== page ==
Crouched, her pace quickens, feet carrying Hana towards the depression on the right-hand side of the dune. She puts her rifle back away in favor of scrambling up and into the little gully, hands being a necessary part of doing so in haste on this scree slope. The weapon swings back down into her grip once she's not fighting against gravity on a mobile surface, muzzle automatically matching up with with Hana's line of sight as she comes more cautiously around the breadth of the dune to see who was shooting — and what was being shot at.

The shooter is not other than that familiar shadow that Hana has been chasing for, how long? Who knows? But what was being shot at is more nebulous. With their back to Hana, there is nothing easily visible downrange other than some scrub brush and some largish rocks. A specter was being shot at, something that looked like Hana in the darkness. This means the playing field is, aside from Hana's superior position, level. Neither has low-light equipment, and neither can see in the dark.

She levels the gun at the shadow before her, only to realize —

Now that she's here, Hana isn't sure what she's supposed to do. Does she need to neutralize her quarry, to capture them — so long a chase, and yet its rationale eludes her.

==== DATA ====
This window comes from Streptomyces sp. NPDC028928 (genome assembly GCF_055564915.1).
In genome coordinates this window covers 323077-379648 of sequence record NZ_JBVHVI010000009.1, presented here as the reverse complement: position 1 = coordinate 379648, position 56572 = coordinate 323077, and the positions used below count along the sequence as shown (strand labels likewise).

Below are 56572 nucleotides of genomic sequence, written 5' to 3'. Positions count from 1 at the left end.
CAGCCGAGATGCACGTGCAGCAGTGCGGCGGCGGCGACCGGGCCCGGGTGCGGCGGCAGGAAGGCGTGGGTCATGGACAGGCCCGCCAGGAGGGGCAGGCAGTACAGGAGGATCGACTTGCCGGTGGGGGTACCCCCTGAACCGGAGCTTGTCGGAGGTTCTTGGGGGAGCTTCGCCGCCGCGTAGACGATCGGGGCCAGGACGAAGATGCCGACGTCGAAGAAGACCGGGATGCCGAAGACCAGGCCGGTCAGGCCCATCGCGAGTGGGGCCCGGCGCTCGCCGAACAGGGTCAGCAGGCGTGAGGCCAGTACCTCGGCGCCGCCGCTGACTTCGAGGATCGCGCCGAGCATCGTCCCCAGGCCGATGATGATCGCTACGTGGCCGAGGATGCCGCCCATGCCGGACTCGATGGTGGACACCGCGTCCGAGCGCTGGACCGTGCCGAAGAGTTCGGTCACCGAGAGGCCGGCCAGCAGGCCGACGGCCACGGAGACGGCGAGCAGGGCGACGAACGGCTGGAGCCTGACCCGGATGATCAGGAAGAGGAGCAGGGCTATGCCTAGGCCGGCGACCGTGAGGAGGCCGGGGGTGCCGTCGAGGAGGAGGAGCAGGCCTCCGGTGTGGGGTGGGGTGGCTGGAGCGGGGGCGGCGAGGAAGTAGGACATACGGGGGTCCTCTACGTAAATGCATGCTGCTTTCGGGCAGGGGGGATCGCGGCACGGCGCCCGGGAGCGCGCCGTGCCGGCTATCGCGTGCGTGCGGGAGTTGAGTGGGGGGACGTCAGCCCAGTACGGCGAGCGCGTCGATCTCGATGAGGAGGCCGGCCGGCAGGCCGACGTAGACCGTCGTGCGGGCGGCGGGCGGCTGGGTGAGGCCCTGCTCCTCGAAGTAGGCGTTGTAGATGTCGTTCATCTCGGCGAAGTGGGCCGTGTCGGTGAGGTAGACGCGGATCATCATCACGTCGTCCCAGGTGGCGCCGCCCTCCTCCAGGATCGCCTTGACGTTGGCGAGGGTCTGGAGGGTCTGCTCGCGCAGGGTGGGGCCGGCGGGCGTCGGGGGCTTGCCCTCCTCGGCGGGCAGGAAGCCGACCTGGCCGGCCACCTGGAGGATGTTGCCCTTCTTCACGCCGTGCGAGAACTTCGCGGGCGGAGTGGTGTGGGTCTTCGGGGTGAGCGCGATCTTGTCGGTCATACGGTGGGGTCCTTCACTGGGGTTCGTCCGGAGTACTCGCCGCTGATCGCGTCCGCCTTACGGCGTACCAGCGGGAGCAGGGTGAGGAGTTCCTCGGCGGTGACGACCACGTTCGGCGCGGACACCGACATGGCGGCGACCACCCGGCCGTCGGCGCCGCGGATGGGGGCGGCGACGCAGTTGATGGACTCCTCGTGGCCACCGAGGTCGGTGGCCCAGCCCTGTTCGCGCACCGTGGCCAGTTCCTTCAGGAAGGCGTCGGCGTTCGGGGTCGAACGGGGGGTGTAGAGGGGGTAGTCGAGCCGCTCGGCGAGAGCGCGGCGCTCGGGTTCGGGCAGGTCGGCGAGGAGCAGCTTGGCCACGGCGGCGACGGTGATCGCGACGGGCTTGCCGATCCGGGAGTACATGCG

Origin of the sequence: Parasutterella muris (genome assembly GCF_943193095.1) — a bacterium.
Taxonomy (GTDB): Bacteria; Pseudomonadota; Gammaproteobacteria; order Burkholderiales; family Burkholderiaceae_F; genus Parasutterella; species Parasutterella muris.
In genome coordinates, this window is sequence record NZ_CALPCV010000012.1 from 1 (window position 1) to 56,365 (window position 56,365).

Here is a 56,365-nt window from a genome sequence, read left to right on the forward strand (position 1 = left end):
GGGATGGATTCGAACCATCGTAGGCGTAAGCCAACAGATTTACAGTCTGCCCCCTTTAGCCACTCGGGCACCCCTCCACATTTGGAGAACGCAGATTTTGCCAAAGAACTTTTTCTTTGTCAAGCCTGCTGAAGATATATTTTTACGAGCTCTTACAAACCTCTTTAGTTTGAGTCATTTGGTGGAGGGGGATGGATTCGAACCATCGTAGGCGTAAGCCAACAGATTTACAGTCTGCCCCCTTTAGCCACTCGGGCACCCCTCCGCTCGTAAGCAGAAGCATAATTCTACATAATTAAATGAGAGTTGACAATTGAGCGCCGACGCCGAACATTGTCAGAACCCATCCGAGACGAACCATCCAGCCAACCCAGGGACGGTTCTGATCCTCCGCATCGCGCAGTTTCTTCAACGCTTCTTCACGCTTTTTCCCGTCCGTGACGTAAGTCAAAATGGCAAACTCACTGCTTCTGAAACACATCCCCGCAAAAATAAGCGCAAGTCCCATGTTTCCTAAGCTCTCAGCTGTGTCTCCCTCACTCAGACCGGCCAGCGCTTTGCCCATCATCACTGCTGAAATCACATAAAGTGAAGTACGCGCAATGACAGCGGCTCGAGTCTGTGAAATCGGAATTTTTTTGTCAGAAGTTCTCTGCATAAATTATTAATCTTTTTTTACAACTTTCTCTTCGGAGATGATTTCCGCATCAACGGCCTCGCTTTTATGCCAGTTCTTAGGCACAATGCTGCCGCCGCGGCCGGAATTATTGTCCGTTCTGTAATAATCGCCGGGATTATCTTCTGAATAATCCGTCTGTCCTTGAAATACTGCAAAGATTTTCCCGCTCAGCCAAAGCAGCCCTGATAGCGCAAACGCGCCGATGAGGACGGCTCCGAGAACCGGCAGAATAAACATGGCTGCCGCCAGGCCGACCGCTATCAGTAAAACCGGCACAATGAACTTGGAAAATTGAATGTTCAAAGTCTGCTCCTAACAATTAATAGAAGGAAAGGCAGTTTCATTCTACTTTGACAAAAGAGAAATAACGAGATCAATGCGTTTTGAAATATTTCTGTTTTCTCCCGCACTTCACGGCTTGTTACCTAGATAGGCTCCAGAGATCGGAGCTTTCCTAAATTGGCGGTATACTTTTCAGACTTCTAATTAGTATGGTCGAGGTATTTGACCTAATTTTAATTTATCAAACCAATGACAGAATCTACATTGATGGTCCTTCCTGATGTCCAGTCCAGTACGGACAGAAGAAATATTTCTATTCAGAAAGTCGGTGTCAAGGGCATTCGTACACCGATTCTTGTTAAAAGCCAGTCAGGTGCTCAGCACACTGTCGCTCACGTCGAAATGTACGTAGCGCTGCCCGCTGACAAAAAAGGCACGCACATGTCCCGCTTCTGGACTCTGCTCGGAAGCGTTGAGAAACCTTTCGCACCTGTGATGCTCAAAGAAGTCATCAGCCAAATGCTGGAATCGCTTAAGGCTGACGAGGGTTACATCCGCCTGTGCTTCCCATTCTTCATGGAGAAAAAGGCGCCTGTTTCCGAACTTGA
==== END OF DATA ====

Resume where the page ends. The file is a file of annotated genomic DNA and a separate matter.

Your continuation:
Why did the lioness hunt the fox in the first place?

"Weapon down," the woman barks, whiplash tone. "On the ground." She shifts her weight, pebbles sliding, feet sinking some fraction of an inch farther into the depth of scree; but her weight is balanced, now, in a way that can translate into rapid motion if she needs it to.


The chase culminates in this one, critical moment. While Hana isn't entirely sure of what to do, it's clear the shadow she's been chasing isn't so sure, either. For a second that stretches into three, both of them are motionless, crouched on the desert sand with their weapons trained, one at a target, one at the air. In the end, they are more similar still, for just as Hana was unwilling to allow her target to escape, her target is unwilling to be captured.